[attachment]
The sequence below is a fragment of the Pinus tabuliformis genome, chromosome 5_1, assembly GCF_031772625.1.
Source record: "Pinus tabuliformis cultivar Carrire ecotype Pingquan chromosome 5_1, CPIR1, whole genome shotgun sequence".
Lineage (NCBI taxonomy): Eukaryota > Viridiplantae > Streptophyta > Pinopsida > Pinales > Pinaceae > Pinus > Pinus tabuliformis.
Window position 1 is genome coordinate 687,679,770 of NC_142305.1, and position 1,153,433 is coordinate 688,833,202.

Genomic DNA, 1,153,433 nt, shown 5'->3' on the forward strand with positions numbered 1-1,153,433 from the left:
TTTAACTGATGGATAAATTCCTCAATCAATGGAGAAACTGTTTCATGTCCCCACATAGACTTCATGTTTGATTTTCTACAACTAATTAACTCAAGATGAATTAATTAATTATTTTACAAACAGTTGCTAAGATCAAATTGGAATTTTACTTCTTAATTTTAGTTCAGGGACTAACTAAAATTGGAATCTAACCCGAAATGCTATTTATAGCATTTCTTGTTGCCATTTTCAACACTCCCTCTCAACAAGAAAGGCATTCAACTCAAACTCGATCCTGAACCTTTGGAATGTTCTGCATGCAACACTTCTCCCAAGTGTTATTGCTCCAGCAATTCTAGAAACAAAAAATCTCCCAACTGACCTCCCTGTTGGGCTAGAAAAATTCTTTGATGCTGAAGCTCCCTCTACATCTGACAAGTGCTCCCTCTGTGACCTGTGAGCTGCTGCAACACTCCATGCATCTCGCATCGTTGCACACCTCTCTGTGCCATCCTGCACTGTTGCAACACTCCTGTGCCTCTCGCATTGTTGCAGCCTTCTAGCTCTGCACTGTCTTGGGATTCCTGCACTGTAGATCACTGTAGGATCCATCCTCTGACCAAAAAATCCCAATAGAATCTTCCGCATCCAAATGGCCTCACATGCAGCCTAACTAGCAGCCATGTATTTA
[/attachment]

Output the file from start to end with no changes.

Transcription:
The sequence below is a fragment of the Pinus tabuliformis genome, chromosome 5_1, assembly GCF_031772625.1.
Source record: "Pinus tabuliformis cultivar Carrire ecotype Pingquan chromosome 5_1, CPIR1, whole genome shotgun sequence".
Lineage (NCBI taxonomy): Eukaryota > Viridiplantae > Streptophyta > Pinopsida > Pinales > Pinaceae > Pinus > Pinus tabuliformis.
Window position 1 is genome coordinate 687,679,770 of NC_142305.1, and position 1,153,433 is coordinate 688,833,202.

Genomic DNA, 1,153,433 nt, shown 5'->3' on the forward strand with positions numbered 1-1,153,433 from the left:
TTTAACTGATGGATAAATTCCTCAATCAATGGAGAAACTGTTTCATGTCCCCACATAGACTTCATGTTTGATTTTCTACAACTAATTAACTCAAGATGAATTAATTAATTATTTTACAAACAGTTGCTAAGATCAAATTGGAATTTTACTTCTTAATTTTAGTTCAGGGACTAACTAAAATTGGAATCTAACCCGAAATGCTATTTATAGCATTTCTTGTTGCCATTTTCAACACTCCCTCTCAACAAGAAAGGCATTCAACTCAAACTCGATCCTGAACCTTTGGAATGTTCTGCATGCAACACTTCTCCCAAGTGTTATTGCTCCAGCAATTCTAGAAACAAAAAATCTCCCAACTGACCTCCCTGTTGGGCTAGAAAAATTCTTTGATGCTGAAGCTCCCTCTACATCTGACAAGTGCTCCCTCTGTGACCTGTGAGCTGCTGCAACACTCCATGCATCTCGCATCGTTGCACACCTCTCTGTGCCATCCTGCACTGTTGCAACACTCCTGTGCCTCTCGCATTGTTGCAGCCTTCTAGCTCTGCACTGTCTTGGGATTCCTGCACTGTAGATCACTGTAGGATCCATCCTCTGACCAAAAAATCCCAATAGAATCTTCCGCATCCAAATGGCCTCACATGCAGCCTAACTAGCAGCCATGTATTTA